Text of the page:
MONTEREY – David Slater grew up observing ocean life through the lens of a disposable camera, the kind with blue shelling and the blurry possibility of developing a glimpse of scenes tucked under swells.
Years later, he’s still snapping shots below sea level but with admittedly better equipment and recognition, the Monterey-based emergency room technician hasn’t quite internalized.
Last month, Slater became one of a handful of winning photographers named in this year’s BigPicture: Natural World Photography Competition, an annual contest of visual prowess put on by the California Academy of Sciences. Slater’s work – a portrait of death entitled “Sea Lion Fall” – was recognized among more than 7,000 photographic entrants. His image took top honor in BigPicture’s “Aquatic Life” category.
“I was literally blown away,” Slater remarked, sitting down for an interview on a day off from working nights at the Community Hospital of the Monterey Peninsula. “It’s just solidifying that maybe I do have this underwater photography thing down, after all these years of trying to be disciplined and become a better photographer. … I don’t know. It’s just surreal.”
Photographed on a dive off Monterey’s San Carlos beach, “Sea Lion Fall” is the tactful capture of starfish devouring a dead sea lion, settled on the ocean floor. A vivid mosaic of decomposition, Slater’s submission was the culmination of a series of dives to the animal, he explained, taken over two weeks in September.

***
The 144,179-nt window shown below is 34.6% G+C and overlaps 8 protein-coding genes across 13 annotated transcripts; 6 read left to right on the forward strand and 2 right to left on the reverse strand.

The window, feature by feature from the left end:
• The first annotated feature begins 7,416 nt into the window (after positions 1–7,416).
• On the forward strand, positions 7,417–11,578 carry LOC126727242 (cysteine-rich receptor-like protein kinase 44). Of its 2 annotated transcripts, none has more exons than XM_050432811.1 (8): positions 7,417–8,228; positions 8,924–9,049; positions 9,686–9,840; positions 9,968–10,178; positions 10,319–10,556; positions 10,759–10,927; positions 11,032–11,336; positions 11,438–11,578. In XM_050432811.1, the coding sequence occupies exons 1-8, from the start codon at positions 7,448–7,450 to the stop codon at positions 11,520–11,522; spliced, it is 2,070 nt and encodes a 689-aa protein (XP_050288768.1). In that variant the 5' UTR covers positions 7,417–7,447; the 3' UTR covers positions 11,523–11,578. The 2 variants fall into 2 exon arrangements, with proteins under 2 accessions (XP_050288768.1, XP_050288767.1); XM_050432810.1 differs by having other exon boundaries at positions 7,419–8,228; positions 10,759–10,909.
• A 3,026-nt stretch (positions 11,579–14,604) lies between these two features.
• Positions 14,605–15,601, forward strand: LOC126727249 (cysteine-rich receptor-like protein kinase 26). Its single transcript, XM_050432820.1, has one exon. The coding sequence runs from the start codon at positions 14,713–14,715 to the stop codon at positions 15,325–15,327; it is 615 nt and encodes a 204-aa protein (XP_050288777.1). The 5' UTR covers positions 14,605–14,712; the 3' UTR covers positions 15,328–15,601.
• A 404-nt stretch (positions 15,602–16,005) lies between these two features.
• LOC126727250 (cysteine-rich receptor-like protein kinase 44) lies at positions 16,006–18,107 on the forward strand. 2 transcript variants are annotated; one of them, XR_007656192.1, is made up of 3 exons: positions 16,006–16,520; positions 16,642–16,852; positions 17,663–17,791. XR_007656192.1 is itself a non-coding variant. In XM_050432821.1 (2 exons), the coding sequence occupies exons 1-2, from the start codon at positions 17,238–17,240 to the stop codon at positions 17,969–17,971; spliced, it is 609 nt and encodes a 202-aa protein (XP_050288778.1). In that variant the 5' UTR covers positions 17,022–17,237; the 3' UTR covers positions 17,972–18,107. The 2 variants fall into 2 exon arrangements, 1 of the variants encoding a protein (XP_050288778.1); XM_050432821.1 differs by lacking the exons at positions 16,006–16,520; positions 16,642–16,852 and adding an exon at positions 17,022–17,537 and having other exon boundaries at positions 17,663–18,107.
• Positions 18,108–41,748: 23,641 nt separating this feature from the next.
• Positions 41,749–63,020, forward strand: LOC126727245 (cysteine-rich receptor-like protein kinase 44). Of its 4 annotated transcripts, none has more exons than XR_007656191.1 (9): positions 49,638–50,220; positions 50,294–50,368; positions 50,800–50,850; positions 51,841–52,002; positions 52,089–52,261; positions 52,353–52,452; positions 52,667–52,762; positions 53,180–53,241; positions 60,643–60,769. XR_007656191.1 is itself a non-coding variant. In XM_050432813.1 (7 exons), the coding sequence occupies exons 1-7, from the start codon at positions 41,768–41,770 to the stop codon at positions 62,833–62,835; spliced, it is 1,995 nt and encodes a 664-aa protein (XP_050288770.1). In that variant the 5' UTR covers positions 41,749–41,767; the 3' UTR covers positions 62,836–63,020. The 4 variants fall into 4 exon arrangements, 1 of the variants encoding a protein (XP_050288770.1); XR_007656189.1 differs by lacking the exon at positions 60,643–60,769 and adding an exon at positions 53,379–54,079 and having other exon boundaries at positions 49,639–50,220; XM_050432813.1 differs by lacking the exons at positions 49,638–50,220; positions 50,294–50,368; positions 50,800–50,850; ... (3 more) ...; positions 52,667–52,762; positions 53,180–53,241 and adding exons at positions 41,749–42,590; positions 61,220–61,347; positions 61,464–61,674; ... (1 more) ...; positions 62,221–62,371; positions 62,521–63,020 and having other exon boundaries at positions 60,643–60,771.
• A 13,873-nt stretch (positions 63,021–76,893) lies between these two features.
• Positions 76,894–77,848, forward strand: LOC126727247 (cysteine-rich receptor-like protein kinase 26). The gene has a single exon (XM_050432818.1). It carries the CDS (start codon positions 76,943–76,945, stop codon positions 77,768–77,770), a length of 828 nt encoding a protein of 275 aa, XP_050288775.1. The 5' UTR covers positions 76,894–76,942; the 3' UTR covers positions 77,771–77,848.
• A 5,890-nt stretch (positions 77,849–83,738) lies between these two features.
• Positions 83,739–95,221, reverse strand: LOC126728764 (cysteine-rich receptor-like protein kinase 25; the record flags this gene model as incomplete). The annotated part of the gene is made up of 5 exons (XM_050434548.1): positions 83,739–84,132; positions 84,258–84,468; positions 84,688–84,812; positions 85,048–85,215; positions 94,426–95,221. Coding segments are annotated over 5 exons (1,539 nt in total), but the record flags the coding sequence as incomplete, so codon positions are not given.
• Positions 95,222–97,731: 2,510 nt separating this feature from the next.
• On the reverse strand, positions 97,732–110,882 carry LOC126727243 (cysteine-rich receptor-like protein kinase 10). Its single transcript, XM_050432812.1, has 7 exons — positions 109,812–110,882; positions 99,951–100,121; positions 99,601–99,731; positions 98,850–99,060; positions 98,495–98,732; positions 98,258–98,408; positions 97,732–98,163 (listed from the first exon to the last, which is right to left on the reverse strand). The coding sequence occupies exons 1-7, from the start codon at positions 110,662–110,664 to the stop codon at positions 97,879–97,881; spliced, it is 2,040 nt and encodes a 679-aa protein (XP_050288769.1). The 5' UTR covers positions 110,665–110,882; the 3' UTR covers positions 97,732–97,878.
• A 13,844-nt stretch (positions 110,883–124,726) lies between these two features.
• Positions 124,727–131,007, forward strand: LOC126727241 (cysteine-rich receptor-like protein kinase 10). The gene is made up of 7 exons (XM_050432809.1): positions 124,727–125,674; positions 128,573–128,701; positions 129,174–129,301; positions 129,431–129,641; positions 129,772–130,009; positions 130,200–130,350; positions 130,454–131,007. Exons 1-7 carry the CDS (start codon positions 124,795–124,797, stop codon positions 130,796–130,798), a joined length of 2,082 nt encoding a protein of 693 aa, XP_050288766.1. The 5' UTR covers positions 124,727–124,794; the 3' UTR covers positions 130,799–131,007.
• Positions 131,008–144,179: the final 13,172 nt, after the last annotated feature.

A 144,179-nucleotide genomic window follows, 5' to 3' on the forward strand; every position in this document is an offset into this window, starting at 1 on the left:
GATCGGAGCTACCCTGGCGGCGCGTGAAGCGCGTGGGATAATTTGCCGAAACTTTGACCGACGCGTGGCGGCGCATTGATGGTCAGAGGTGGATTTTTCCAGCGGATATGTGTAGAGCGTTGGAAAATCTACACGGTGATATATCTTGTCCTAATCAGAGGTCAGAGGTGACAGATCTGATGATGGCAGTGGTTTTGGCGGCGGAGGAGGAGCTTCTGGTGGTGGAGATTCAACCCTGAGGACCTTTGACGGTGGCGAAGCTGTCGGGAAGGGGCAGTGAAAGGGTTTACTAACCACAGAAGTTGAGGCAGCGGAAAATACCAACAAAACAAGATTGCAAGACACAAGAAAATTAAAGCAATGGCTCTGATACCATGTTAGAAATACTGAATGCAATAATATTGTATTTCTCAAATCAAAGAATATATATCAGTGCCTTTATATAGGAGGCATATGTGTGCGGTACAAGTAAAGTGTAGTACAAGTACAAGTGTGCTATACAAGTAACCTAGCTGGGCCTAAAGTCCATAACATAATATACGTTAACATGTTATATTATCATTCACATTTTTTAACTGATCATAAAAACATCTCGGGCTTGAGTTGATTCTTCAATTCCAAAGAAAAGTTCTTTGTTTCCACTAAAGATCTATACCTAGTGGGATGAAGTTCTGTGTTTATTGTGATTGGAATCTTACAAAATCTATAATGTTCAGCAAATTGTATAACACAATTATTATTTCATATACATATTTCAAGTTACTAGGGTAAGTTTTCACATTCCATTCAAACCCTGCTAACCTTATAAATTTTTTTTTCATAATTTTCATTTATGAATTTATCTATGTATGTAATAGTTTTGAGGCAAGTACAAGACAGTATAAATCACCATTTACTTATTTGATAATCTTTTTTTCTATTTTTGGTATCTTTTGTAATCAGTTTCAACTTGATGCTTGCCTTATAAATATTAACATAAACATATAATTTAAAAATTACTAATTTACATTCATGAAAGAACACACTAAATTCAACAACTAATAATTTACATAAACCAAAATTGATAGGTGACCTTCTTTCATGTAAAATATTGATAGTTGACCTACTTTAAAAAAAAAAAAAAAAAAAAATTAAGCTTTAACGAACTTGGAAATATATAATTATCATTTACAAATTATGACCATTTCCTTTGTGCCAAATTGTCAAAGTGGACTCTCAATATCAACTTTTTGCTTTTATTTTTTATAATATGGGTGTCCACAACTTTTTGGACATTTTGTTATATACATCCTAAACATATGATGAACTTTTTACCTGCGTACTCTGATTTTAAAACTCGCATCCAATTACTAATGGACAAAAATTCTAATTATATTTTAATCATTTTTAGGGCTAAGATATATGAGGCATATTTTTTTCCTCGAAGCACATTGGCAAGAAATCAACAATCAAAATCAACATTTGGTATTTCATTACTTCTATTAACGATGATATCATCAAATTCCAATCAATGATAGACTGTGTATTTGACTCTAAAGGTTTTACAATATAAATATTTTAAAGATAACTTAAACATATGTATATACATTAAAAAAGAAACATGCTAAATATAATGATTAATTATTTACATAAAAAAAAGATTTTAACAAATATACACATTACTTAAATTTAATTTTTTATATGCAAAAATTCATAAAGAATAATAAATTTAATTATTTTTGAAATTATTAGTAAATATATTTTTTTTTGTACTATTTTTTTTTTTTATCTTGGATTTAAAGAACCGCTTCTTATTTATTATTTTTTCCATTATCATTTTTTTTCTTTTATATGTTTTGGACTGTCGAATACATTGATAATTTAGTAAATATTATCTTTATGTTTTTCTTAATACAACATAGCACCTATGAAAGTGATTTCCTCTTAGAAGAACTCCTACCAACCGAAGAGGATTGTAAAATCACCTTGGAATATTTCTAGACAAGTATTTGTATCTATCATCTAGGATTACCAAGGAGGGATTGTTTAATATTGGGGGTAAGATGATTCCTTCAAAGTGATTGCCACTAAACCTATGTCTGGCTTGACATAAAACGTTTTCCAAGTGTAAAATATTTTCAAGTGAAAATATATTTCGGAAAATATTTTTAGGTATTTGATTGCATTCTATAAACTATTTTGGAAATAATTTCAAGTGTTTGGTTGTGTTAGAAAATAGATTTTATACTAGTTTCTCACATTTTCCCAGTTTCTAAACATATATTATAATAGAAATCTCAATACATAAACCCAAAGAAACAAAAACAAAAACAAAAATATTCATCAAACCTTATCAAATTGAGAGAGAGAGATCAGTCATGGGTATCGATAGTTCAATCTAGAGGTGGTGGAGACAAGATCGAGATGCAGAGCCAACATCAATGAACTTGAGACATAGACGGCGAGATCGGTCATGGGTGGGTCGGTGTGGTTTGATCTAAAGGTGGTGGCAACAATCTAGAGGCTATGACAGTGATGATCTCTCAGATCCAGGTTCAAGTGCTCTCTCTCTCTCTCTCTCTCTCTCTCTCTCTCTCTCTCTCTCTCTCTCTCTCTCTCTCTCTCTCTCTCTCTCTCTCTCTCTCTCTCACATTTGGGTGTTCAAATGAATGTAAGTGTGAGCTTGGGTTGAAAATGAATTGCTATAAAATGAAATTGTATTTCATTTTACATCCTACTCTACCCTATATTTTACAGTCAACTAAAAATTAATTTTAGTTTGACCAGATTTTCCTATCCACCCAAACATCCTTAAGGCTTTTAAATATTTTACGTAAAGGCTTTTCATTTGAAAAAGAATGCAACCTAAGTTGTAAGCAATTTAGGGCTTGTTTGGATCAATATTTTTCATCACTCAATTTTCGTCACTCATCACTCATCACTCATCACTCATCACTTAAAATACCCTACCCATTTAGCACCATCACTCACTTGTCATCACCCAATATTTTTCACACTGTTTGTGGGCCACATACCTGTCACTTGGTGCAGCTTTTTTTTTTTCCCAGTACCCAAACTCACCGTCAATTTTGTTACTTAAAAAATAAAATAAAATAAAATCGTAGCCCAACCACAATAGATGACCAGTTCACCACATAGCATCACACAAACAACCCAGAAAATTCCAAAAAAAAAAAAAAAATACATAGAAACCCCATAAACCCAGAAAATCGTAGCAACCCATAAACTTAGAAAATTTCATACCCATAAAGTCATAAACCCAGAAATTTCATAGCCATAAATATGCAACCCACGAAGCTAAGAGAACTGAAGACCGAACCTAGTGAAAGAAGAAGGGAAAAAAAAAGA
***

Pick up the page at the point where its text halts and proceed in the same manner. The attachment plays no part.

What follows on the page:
Though Slater often made regular visits to San Carlos – his go-to for leisurely dives between hospital shifts – an unusual sighting of something unmoving in the sand 40 feet below piqued his curiosity and prompted investigation. Inching closer, Slater saw his subject clearly for the first time, dead with all but its tail tethered to the ground. At that initial visit, just two sea stars laid claim to the corpse, carefully covering its eyes as if a sign of quiet respect.
“I had never seen a dead sea lion like that on the floor, and just the way she was positioned … it reminded me of Greek mythology,” Slater explained, referencing Greek legend where coins would be placed on the eyes of the dead as payment to ensure passage to the afterlife. “As a photographer, it was inspiring. And it woke up the marine scientist in me – and my inner child.”